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Phelan M. Ebenhack / AP

The political network helmed by billionaire brothers Charles and David Koch is about to embark on a multimillion-dollar campaign for comprehensive tax reform.

  • What to expect: Digital ads, grassroots organizing and likely a TV advertising campaign to rally the American public behind the need for a radical overhaul of the tax code.
  • The two groups leading the charge: the Kochs' grassroots army, Americans For Prosperity, and their political outfit Freedom Partners.
  • Where it fits with Trump: The Kochs, who did not support Trump's run for president, are now trying to help him, at least as far as tax reform is concerned. Koch network spokesman James Davis tells me the campaign will echo the tax reform principles that Trump released recently with his one page plan.

Quote from James Davis, Executive Vice President of Freedom Partners:

"We have a tremendous opportunity to unite behind a positive vision to pass comprehensive tax reform that will help people improve their lives, and un-rig the U.S. economy. But we need to start making the case to the American people now to successful."

Highlights of the Koch network plan:

1. "Simplicity":

"Reduce the number of income brackets." "Eliminate special interest tax credits and deductions for businesses and individuals." "Stop the cycle of tax extenders and annual changes to the tax code." "Simplify taxes on investment." "Eliminate the Alternative Minimum Tax." 2. "Efficiency": "Eliminate special interest tax credits and deductions for businesses and individuals.""Eliminate death and gift taxes.""Reduce tax rates on businesses.""Reduce tax rates on investment income to reduce double taxation."3. "Equitability":"Eliminate special interest tax credits and deductions for businesses and individuals."4. "Predictability": "End the cycle of tax extenders and quick-fix patches to the code.""Adopt a territorial system where U.S. companies are only taxed on the income they earn here in the U.S."5. "No burden on taxpayers":"Government has a spending problem, not a revenue problem. Tax reform can and must be done without saddling new taxes on American consumers, whether in the form of a BAT, VAT, carbon tax, or other tax increase."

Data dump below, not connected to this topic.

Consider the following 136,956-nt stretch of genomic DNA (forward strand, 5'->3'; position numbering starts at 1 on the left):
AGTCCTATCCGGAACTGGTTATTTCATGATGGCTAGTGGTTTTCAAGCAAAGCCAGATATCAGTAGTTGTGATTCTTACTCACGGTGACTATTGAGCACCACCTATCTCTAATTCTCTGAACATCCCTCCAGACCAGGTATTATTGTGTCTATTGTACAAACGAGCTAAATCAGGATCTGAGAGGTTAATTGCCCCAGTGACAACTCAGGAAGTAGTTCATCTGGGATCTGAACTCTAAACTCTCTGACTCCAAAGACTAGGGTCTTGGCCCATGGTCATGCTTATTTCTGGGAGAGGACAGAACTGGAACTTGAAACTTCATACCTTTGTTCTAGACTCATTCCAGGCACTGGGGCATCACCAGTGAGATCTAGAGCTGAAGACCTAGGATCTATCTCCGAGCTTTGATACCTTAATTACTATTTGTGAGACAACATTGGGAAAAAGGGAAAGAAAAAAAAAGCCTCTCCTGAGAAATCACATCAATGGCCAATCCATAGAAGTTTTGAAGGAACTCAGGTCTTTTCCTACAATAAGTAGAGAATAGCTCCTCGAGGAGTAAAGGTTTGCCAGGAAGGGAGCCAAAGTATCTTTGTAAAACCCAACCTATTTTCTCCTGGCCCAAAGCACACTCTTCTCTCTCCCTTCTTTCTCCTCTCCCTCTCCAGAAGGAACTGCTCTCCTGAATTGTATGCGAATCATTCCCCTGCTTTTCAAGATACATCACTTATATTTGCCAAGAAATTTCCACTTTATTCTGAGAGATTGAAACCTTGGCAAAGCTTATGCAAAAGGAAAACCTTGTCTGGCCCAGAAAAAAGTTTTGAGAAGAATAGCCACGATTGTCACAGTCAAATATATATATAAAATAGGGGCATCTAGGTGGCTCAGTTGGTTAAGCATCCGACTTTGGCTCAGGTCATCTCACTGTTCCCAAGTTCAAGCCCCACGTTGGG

Go deeper

Mike Allen, author of AM
1 hour ago - Politics & Policy

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President-elect Biden has ordered up a shock-and-awe campaign for his first days in office to signal, as dramatically as possible, the radical shift coming to America and global affairs, his advisers tell us. 

The plan, Part 1 ... Biden, as detailed in a "First Ten Days" memo from incoming chief of staff Ron Klain, plans to unleash executive orders, federal powers and speeches to shift to a stark, national plan for "100 million shots" in three months.

Off the Rails

Episode 2: Barbarians at the Oval

Photo illustration: Sarah Grillo/Axios. Photo: Jim Watson/AFP/Getty Images

Beginning on election night 2020 and continuing through his final days in office, Donald Trump unraveled and dragged America with him, to the point that his followers sacked the U.S. Capitol with two weeks left in his term. This Axios series takes you inside the collapse of a president.

Episode 2: Trump stops buying what his professional staff are telling him, and increasingly turns to radical voices telling him what he wants to hear. Read episode 1.

President Trump plunked down in an armchair in the White House residence, still dressed from his golf game — navy fleece, black pants, white MAGA cap. It was Saturday, Nov. 7. The networks had just called the election for Joe Biden.

Fringe right plots new attacks out of sight

Illustration: Aïda Amer/Axios

Domestic extremists are using obscure and private corners of the internet to plot new attacks ahead of Inauguration Day. Their plans are also hidden in plain sight, buried in podcasts and online video platforms.

Why it matters: Because law enforcement was caught flat-footed during last week's Capitol siege, researchers and intelligence agencies are paying more attention to online threats that could turn into real-world violence.